View Full Version : First Men in the Moon, The - Herbert George Wells

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06-01-2007, 11:47 PM
Chapter 2 - The First Making of Cavorite

But Cavor's fears were groundless, so far as the actual making was
concerned. On the 14th of October, 1899, this incredible substance was

Oddly enough, it was made at last by accident, when Mr. Cavor least
expected it. He had fused together a number of metals and certain other
things - I wish I knew the particulars now ! - and he intended to leave
the mixture a week and then allow it to cool slowly. Unless he had
miscalculated, the last stage in the combination would occur when the
stuff sank to a temperature of 60 Fahr. But it chanced that, unknown to
Cavor, dissension had arisen about the furnace tending. Gibbs, who had
previously seen to this, had suddenly attempted to shift it to the man who
had been a gardener, on the score that coal was soil, being dug, and
therefore could not possibly fall within the province of a joiner; the man
who had been a jobbing gardener alleged, however, that coal was a metallic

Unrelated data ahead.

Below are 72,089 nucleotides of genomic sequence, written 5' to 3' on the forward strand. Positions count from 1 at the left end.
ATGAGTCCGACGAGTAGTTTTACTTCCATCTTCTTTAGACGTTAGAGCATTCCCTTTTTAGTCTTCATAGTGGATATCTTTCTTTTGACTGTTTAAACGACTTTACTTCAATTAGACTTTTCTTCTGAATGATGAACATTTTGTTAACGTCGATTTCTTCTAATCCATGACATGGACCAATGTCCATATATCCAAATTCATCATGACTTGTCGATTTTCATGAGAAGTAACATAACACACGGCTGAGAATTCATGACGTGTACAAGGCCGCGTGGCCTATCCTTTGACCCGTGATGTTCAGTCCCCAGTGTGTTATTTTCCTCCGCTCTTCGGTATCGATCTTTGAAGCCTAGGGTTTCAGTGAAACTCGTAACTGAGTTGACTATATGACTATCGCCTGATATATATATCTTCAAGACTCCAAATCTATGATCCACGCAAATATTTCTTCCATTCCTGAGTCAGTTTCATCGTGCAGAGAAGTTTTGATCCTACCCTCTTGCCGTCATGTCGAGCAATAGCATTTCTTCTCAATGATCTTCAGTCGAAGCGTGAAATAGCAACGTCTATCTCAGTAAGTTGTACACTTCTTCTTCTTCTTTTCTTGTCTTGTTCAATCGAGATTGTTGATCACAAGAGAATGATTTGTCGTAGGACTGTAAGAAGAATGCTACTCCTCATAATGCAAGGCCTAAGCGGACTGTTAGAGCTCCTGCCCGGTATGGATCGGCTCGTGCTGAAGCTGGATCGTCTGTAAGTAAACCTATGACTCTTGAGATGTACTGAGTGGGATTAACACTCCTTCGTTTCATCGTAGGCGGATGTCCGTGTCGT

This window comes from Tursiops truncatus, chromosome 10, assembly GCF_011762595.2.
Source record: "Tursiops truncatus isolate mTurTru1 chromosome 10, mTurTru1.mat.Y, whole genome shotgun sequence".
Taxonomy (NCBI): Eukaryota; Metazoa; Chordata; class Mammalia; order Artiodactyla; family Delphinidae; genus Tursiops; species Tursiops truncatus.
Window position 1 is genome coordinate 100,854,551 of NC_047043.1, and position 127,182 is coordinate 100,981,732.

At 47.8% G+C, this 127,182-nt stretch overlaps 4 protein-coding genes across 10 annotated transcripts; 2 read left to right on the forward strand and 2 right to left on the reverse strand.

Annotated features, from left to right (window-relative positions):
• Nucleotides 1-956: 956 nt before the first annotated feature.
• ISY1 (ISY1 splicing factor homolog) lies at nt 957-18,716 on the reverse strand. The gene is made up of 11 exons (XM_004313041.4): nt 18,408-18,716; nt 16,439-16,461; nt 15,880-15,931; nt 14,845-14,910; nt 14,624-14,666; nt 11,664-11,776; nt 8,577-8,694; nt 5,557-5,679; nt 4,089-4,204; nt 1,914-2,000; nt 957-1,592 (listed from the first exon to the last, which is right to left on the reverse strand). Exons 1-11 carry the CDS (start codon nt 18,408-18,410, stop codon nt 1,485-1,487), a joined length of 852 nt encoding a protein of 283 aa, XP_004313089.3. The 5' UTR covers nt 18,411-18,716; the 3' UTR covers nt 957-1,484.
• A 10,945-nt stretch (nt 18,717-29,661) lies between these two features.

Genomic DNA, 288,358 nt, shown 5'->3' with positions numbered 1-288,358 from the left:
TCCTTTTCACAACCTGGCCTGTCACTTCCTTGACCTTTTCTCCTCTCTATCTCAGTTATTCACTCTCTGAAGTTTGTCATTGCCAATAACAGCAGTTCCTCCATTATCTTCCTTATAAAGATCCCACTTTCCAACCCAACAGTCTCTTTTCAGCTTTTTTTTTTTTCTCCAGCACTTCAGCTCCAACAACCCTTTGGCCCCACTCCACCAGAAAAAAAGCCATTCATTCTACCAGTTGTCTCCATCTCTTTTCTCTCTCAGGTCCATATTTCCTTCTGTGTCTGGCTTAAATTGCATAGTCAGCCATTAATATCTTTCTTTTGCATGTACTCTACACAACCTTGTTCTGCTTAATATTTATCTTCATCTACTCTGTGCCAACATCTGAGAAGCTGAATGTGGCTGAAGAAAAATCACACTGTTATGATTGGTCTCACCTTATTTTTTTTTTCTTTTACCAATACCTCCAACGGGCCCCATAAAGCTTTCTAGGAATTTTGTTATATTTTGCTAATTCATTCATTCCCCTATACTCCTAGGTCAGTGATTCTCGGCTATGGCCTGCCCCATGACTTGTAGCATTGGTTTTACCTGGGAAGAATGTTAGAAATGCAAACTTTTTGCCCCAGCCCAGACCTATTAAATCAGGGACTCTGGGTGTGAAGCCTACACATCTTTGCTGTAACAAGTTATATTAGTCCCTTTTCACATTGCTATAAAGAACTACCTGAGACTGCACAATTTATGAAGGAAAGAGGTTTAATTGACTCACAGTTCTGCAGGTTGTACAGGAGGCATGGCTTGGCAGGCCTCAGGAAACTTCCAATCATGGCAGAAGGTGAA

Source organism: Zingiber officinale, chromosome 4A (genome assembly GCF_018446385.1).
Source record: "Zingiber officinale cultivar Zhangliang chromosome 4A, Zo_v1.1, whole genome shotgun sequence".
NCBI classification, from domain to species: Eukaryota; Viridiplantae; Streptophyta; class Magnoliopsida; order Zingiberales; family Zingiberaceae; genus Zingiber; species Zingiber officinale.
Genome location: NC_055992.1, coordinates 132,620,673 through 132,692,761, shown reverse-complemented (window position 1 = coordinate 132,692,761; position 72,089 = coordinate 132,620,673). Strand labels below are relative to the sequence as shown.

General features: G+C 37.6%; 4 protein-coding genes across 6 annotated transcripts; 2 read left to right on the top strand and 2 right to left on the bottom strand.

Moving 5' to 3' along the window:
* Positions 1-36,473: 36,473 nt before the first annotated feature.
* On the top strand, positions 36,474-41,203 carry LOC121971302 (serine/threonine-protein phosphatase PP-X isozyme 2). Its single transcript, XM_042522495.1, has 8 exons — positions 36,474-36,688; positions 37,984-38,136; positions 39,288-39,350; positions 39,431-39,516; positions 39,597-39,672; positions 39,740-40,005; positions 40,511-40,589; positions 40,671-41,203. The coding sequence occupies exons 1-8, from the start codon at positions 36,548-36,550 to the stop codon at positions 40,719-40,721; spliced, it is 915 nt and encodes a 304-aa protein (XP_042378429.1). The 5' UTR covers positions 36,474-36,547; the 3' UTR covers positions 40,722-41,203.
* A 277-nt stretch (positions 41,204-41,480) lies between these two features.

or ore-like substance, let alone that he was cook. But Spargus insisted on
Gibbs doing the coaling, seeing that he was a joiner and that coal is
notoriously fossil wood. Consequently Gibbs ceased to replenish the
furnace, and no one else did so, and Cavor was too much immersed in
certain interesting problems concerning a Cavorite flying machine
(neglecting the resistance of the air and one or two other points) to
perceive that anything was wrong. And the premature birth of his invention
took place just as he was coming across the field to my bungalow for our
afternoon talk and tea.

I remember the occasion with extreme vividness. The water was boiling, and
everything was prepared, and the sound of his "zuzzoo" had brought me out
upon the verandah. His active little figure was black against the autumnal
sunset, and to the right the chimneys of his house just rose above a
gloriously tinted group of trees. Remoter rose the Wealden Hills, faint
and blue, while to the left the hazy marsh spread out spacious and serene.
And then -

The chimneys jerked heavenward, smashing into a string of bricks as they
rose, and the roof and a miscellany of furniture followed. Then overtaking
them came a huge white flame. The trees about the building swayed and
whirled and tore themselves to pieces, that sprang towards the flare. My
ears were smitten with a clap of thunder that left me deaf on one side for
life, and all about me windows smashed, unheeded.

I took three steps from the verandah towards Cavor's house, and even as I
did so came the wind.

Instantly my coat tails were over my head, and I was progressing in great
leaps and bounds, and quite against my will, towards him. In the same
moment the discoverer was seized, whirled about, and flew through the
screaming air. I saw one of my chimney pots hit the ground within six